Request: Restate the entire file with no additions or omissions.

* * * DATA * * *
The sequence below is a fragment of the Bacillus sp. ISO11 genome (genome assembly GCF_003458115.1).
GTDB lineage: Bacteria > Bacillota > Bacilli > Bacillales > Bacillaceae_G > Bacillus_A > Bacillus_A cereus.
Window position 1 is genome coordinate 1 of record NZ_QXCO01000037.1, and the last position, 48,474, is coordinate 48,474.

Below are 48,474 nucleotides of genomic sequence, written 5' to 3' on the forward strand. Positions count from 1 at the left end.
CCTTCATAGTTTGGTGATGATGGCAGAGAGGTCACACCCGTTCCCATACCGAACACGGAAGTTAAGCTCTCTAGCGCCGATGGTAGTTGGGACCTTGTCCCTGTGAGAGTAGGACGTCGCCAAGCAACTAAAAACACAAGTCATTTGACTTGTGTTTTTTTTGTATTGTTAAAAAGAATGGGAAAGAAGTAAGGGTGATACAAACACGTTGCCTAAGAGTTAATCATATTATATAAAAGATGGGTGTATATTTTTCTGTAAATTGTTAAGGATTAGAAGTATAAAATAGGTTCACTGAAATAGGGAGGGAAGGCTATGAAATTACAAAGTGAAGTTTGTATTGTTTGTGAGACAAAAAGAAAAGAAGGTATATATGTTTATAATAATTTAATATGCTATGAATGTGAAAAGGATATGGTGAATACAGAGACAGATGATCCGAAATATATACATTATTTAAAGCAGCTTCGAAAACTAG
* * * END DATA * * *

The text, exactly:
The sequence below is a fragment of the Bacillus sp. ISO11 genome (genome assembly GCF_003458115.1).
GTDB lineage: Bacteria > Bacillota > Bacilli > Bacillales > Bacillaceae_G > Bacillus_A > Bacillus_A cereus.
Window position 1 is genome coordinate 1 of record NZ_QXCO01000037.1, and the last position, 48,474, is coordinate 48,474.

Below are 48,474 nucleotides of genomic sequence, written 5' to 3' on the forward strand. Positions count from 1 at the left end.
CCTTCATAGTTTGGTGATGATGGCAGAGAGGTCACACCCGTTCCCATACCGAACACGGAAGTTAAGCTCTCTAGCGCCGATGGTAGTTGGGACCTTGTCCCTGTGAGAGTAGGACGTCGCCAAGCAACTAAAAACACAAGTCATTTGACTTGTGTTTTTTTTGTATTGTTAAAAAGAATGGGAAAGAAGTAAGGGTGATACAAACACGTTGCCTAAGAGTTAATCATATTATATAAAAGATGGGTGTATATTTTTCTGTAAATTGTTAAGGATTAGAAGTATAAAATAGGTTCACTGAAATAGGGAGGGAAGGCTATGAAATTACAAAGTGAAGTTTGTATTGTTTGTGAGACAAAAAGAAAAGAAGGTATATATGTTTATAATAATTTAATATGCTATGAATGTGAAAAGGATATGGTGAATACAGAGACAGATGATCCGAAATATATACATTATTTAAAGCAGCTTCGAAAACTAG